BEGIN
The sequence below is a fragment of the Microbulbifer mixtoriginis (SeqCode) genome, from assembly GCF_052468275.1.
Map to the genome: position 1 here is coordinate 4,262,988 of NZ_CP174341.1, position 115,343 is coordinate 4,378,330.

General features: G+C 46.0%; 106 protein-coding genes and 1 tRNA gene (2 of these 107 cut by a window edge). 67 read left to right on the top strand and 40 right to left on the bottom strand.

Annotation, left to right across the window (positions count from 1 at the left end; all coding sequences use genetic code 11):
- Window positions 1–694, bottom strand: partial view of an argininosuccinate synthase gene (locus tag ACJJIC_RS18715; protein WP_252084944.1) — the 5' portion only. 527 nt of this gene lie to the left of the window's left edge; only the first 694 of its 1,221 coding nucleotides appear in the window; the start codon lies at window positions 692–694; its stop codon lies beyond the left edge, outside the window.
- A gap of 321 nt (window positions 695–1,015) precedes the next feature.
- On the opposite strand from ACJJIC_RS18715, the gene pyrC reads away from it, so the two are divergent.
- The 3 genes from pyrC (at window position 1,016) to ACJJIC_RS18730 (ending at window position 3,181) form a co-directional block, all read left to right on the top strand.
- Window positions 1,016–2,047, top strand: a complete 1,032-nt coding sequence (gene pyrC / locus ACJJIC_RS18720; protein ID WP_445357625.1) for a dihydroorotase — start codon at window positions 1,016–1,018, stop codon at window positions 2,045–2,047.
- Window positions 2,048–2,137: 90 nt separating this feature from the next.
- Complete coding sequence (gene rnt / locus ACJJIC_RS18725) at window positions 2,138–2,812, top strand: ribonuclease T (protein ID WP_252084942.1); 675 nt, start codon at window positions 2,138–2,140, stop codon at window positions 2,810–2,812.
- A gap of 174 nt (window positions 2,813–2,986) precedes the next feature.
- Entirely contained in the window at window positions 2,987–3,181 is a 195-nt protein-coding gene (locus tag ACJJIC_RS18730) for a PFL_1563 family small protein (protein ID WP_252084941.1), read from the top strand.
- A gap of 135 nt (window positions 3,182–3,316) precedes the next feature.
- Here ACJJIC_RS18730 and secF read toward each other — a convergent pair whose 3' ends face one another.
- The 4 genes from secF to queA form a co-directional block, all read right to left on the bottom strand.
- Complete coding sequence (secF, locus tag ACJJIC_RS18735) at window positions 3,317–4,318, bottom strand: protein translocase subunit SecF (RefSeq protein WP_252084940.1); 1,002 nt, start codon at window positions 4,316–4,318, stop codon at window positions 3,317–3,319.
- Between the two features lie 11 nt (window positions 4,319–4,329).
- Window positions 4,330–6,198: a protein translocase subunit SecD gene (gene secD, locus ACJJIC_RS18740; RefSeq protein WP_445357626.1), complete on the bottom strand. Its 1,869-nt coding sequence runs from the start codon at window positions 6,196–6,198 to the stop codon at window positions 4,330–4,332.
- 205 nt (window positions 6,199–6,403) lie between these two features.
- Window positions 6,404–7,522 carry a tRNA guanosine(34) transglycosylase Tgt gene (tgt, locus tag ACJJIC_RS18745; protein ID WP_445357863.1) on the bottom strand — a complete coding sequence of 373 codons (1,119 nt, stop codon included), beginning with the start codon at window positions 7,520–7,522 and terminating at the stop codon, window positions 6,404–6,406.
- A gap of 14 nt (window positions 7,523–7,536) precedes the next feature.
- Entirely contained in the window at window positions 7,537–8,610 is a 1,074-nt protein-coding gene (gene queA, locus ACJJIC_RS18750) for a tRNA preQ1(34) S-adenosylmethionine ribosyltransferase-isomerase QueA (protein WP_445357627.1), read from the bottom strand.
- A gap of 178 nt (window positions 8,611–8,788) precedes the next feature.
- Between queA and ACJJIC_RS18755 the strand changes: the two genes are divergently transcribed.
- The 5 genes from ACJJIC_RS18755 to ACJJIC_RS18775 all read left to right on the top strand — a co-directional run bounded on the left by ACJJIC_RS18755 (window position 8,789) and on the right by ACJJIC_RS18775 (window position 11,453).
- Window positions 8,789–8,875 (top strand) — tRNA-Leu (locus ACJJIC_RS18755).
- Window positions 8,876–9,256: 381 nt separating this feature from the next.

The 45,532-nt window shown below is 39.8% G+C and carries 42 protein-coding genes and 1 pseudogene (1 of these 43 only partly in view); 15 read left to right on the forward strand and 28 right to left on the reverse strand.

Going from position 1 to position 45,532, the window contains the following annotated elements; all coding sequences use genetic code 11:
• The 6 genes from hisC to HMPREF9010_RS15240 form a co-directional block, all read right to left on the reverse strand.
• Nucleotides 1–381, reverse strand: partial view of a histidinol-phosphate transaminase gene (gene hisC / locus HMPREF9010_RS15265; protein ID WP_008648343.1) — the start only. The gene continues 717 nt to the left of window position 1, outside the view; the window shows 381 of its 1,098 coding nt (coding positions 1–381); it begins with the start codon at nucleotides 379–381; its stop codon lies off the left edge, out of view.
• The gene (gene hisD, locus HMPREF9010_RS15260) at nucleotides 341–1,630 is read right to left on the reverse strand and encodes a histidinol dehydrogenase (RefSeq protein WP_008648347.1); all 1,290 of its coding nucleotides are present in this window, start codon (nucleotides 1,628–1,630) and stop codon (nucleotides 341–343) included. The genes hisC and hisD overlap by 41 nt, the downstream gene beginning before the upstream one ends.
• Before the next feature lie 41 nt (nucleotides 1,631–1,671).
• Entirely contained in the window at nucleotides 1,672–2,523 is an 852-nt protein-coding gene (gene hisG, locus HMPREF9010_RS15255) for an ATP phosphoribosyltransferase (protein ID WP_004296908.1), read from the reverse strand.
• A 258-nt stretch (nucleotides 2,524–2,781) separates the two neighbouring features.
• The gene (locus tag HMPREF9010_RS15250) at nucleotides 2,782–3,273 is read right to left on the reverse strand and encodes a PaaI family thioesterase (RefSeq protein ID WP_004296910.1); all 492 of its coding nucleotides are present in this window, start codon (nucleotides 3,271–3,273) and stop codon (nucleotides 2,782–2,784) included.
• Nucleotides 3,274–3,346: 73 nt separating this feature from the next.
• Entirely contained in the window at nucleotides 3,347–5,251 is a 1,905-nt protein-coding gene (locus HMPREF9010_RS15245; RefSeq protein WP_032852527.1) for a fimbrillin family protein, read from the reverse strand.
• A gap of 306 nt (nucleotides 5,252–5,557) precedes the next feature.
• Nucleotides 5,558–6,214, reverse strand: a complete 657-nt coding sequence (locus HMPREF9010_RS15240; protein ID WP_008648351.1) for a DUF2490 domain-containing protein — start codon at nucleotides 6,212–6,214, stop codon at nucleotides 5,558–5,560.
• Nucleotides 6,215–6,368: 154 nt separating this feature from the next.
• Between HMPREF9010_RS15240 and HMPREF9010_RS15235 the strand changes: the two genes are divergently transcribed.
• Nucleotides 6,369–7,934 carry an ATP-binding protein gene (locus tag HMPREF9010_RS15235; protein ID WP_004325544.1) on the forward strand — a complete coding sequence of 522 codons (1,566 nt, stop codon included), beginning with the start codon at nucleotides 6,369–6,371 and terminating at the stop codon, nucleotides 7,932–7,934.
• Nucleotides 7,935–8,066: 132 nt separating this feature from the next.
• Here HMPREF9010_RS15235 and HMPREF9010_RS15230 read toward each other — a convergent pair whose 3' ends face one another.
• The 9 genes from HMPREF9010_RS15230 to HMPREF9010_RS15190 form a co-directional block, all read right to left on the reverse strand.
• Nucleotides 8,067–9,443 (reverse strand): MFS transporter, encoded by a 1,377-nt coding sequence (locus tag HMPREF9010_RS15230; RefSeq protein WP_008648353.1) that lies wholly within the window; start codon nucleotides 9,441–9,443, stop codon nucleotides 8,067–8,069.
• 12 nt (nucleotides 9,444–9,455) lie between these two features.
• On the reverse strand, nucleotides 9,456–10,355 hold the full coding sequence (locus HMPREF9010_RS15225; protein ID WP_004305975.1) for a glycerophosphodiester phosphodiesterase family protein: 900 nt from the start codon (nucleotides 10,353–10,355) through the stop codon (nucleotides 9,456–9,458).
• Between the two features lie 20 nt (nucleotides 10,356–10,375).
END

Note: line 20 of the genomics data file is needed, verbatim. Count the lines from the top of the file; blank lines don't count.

- 205 nt (window positions 6,199–6,403) lie between these two features.